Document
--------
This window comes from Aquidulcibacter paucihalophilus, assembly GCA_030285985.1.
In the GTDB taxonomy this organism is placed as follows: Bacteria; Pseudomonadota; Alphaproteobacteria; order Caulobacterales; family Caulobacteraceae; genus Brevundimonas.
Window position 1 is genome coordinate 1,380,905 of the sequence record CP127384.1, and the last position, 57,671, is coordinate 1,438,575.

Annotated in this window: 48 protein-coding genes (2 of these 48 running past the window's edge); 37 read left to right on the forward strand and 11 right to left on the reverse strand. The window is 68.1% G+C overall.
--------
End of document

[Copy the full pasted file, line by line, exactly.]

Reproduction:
This window comes from Aquidulcibacter paucihalophilus, assembly GCA_030285985.1.
In the GTDB taxonomy this organism is placed as follows: Bacteria; Pseudomonadota; Alphaproteobacteria; order Caulobacterales; family Caulobacteraceae; genus Brevundimonas.
Window position 1 is genome coordinate 1,380,905 of the sequence record CP127384.1, and the last position, 57,671, is coordinate 1,438,575.

Annotated in this window: 48 protein-coding genes (2 of these 48 running past the window's edge); 37 read left to right on the forward strand and 11 right to left on the reverse strand. The window is 68.1% G+C overall.